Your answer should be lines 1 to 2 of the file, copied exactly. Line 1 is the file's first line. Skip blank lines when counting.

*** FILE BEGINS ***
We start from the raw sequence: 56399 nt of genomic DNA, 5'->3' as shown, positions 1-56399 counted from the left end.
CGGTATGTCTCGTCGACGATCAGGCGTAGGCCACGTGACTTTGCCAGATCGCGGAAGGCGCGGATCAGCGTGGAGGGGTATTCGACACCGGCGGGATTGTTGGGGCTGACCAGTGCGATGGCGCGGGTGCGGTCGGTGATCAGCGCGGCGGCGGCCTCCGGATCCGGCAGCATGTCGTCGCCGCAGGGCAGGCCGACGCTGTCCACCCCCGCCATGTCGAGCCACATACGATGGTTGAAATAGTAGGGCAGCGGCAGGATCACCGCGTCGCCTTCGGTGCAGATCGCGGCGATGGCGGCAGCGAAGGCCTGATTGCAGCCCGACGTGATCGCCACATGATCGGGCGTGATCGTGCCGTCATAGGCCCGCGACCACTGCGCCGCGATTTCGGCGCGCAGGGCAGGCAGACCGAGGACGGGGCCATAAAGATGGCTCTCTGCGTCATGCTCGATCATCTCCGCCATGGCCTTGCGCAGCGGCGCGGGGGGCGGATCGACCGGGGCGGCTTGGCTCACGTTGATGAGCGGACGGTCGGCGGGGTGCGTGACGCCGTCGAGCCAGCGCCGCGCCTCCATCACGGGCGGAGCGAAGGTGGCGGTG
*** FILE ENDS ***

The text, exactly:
We start from the raw sequence: 56399 nt of genomic DNA, 5'->3' as shown, positions 1-56399 counted from the left end.
CGGTATGTCTCGTCGACGATCAGGCGTAGGCCACGTGACTTTGCCAGATCGCGGAAGGCGCGGATCAGCGTGGAGGGGTATTCGACACCGGCGGGATTGTTGGGGCTGACCAGTGCGATGGCGCGGGTGCGGTCGGTGATCAGCGCGGCGGCGGCCTCCGGATCCGGCAGCATGTCGTCGCCGCAGGGCAGGCCGACGCTGTCCACCCCCGCCATGTCGAGCCACATACGATGGTTGAAATAGTAGGGCAGCGGCAGGATCACCGCGTCGCCTTCGGTGCAGATCGCGGCGATGGCGGCAGCGAAGGCCTGATTGCAGCCCGACGTGATCGCCACATGATCGGGCGTGATCGTGCCGTCATAGGCCCGCGACCACTGCGCCGCGATTTCGGCGCGCAGGGCAGGCAGACCGAGGACGGGGCCATAAAGATGGCTCTCTGCGTCATGCTCGATCATCTCCGCCATGGCCTTGCGCAGCGGCGCGGGGGGCGGATCGACCGGGGCGGCTTGGCTCACGTTGATGAGCGGACGGTCGGCGGGGTGCGTGACGCCGTCGAGCCAGCGCCGCGCCTCCATCACGGGCGGAGCGAAGGTGGCGGTG